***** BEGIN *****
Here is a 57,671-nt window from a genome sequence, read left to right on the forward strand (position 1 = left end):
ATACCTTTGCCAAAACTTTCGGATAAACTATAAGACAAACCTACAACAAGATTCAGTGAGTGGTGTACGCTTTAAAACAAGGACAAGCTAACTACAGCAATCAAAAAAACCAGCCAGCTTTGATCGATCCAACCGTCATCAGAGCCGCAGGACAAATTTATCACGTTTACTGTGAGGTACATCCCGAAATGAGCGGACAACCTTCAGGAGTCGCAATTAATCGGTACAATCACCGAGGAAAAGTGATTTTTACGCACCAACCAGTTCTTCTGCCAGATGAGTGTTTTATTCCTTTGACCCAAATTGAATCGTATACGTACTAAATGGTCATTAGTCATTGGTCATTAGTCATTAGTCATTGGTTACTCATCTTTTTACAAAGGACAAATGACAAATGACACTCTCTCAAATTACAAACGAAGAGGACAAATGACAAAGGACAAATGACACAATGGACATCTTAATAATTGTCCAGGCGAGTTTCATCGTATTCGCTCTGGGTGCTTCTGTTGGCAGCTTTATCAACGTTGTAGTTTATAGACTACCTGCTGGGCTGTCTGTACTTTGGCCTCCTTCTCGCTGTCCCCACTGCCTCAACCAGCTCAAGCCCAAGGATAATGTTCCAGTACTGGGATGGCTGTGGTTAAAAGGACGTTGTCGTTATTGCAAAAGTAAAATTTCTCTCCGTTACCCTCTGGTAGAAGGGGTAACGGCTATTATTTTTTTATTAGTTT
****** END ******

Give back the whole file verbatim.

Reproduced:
Here is a 57,671-nt window from a genome sequence, read left to right on the forward strand (position 1 = left end):
ATACCTTTGCCAAAACTTTCGGATAAACTATAAGACAAACCTACAACAAGATTCAGTGAGTGGTGTACGCTTTAAAACAAGGACAAGCTAACTACAGCAATCAAAAAAACCAGCCAGCTTTGATCGATCCAACCGTCATCAGAGCCGCAGGACAAATTTATCACGTTTACTGTGAGGTACATCCCGAAATGAGCGGACAACCTTCAGGAGTCGCAATTAATCGGTACAATCACCGAGGAAAAGTGATTTTTACGCACCAACCAGTTCTTCTGCCAGATGAGTGTTTTATTCCTTTGACCCAAATTGAATCGTATACGTACTAAATGGTCATTAGTCATTGGTCATTAGTCATTAGTCATTGGTTACTCATCTTTTTACAAAGGACAAATGACAAATGACACTCTCTCAAATTACAAACGAAGAGGACAAATGACAAAGGACAAATGACACAATGGACATCTTAATAATTGTCCAGGCGAGTTTCATCGTATTCGCTCTGGGTGCTTCTGTTGGCAGCTTTATCAACGTTGTAGTTTATAGACTACCTGCTGGGCTGTCTGTACTTTGGCCTCCTTCTCGCTGTCCCCACTGCCTCAACCAGCTCAAGCCCAAGGATAATGTTCCAGTACTGGGATGGCTGTGGTTAAAAGGACGTTGTCGTTATTGCAAAAGTAAAATTTCTCTCCGTTACCCTCTGGTAGAAGGGGTAACGGCTATTATTTTTTTATTAGTTT